Discharge huddles have been shown to be effective in improving various metrics of patient care across multiple specialties. For example, a study investigating the effect of a multidisciplinary discharge huddle on a busy stroke service found that the huddle decreased length of stay by 1.4 d and that the number of patients who were discharged without necessary auxiliary services fell significantly from 47% to 35%. Another study showed that implementation of a physician-led multidisciplinary discharge huddle resulted in shorter length of stays (from 21.6 to 14.1) and decreased total hospital costs for patients hospitalized for subarachnoid hemorrhages. Implementing discharge huddles is a way to ensure that patients leave the hospital in an efficient manner and minimize any unnecessary delays.
The communication and planning that occurs during discharge huddles is aimed at streamlining patient care and preventing readmissions, which can be costly and detrimental to the patient. A study investigating unplanned 90-d readmissions following spine surgery at Vanderbilt University found that almost half of readmissions were due to pain and medical complications at median 6 and 12 d, respectively, while the other half were due to complications of surgery. The authors argued that the known timelines of the pain and medical complications allow for the opportunity to make postdischarge interventions that prevent readmissions. The effect of not having a routine discharge disposition, which would be installed by a discharge huddle, has also been studied. A database study of patients who had undergone a craniotomy for tumor resection found that nonroutine poor discharge planning led to higher rates of postdischarge complications and 30-d readmissions.
Patient satisfaction is a metric of patient care that can be somewhat controversial because patient demands can sometimes conflict with the most appropriate treatment algorithm. Indeed, there is evidence that satisfaction is not a strong proxy for the assessment of quality care. For instance, a multicenter retrospective review of 248 patients found that patient satisfaction correlated only mildly with health-related quality of life scores. There is contrasting evidence that patients who report their dissatisfaction with care actually experience more adverse events and medical errors, which may explain why patients are dissatisfied.
We previously described an improvement in hospital metrics (ie, length of stay, cost, and patient satisfaction) associated with the implementation of a daily 30-min morning discharge huddle at our institution. The goal was to have a structured daily conference including members from all disciplines of the care team to convene and discuss the discharge needs for all patients on the neurosurgery inpatient service. We found that certain inpatient costs decreased and that patient satisfaction scores improved following implementation of the huddle. In terms of costs, we hypothesized that having pharmacists and nurses present to recommend medication alternatives or point out unnecessary drugs likely helped reduce costs. We demonstrated an estimated savings of $1408 047.66 in the first 15 mo of implementation. With regard to improved patient satisfaction, we reasoned that patients were more likely to be satisfied with shorter lengths of stay and a more streamlined discharged process. Overall, the implementation of the huddle at our institution has demonstrated significant improvements in patient throughput as well as patient satisfaction. The authors will discuss pearls and pitfalls associated with the implementation of a neurosurgery discharge huddle to assist other centers planning to create a discharge huddle or improve the efficiency of their existing teams.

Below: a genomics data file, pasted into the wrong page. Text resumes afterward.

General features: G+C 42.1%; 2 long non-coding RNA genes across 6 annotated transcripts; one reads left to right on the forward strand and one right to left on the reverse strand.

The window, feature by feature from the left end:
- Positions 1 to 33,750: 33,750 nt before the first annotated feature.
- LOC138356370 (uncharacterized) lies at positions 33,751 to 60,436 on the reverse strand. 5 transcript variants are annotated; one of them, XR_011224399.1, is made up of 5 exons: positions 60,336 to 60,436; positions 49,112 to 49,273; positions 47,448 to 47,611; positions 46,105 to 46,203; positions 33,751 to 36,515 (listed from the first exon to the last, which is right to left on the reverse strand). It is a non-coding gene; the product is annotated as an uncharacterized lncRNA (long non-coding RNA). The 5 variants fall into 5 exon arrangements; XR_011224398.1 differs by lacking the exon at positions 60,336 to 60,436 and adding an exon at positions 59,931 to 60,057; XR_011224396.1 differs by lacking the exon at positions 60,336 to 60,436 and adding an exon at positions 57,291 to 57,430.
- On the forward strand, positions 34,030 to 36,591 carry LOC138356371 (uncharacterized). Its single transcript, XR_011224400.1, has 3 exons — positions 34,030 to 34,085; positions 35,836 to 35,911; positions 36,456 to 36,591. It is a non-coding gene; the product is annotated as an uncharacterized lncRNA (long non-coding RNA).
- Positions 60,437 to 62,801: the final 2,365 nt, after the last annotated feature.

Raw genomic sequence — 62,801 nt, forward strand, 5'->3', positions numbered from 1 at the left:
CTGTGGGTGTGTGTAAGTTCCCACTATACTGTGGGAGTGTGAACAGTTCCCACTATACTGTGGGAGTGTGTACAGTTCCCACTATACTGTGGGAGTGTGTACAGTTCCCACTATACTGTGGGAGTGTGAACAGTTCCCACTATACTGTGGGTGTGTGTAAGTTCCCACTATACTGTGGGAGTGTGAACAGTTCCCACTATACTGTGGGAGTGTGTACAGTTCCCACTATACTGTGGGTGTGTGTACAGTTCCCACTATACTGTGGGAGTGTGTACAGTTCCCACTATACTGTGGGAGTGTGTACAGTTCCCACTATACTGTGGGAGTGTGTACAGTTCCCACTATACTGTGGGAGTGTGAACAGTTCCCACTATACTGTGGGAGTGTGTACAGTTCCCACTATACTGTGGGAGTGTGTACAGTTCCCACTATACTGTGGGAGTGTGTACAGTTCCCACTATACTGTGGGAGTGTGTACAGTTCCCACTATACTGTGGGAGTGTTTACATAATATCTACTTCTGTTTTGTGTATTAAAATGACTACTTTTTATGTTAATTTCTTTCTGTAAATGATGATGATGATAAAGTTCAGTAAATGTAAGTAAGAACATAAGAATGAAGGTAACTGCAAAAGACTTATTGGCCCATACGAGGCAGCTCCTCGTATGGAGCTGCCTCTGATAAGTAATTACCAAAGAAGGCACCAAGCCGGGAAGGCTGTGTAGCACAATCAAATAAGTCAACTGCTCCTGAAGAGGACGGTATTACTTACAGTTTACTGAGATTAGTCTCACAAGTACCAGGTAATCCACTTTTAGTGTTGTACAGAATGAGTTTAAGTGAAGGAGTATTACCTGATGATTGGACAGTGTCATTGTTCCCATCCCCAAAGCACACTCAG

The landscape of medicine in the United States has been slowly progressing toward a more holistic and individualized approach to healing. Part of this progress has been the integration between western and alternative forms of medicine, a concept that has been described as "integrative medicine." This approach to healthcare incorporates a patient's mind, spirituality, and sense of community into the healing process. Integrative medicine has been typically well received and the demand has been steadily increasing in primary US hospitals. Here we cover a number of topics that include the definition of integrative medicine, its potential benefits, current examples of successful implementations, and potential barriers to its expansion. The aim was to give a primary on integrative medicine and its current state for healthcare providers.
Based on international research, Rapid Response Systems (RRSs) were implemented across the United States following recommendations from the Institute for Healthcare Improvement (IHI) as a way to improve hospitalized patient outcomes and decrease adverse events. The RRSs are comprised of multiple components, including the multidisciplinary team of critical care clinicians known as the Rapid Response Team (RRT). Studies have shown that empowering RNs to call the RRT to the bedside of a patient they perceive as deteriorating can increase positive patient outcomes.
However, less is known about the efficacy of empowering families to call the RRT. Patient and family empowerment has become a focus for healthcare organizations in the wake of publication of key concepts in patient- and family-centered care by The Institute of Family Centered Care in collaboration with the IHI. To promote care partnerships between patients, families, and clinicians, healthcare organizations have added another component to their RRTs, the Condition Help (Condition H) team, which permits a patient or family member to summon the RRT.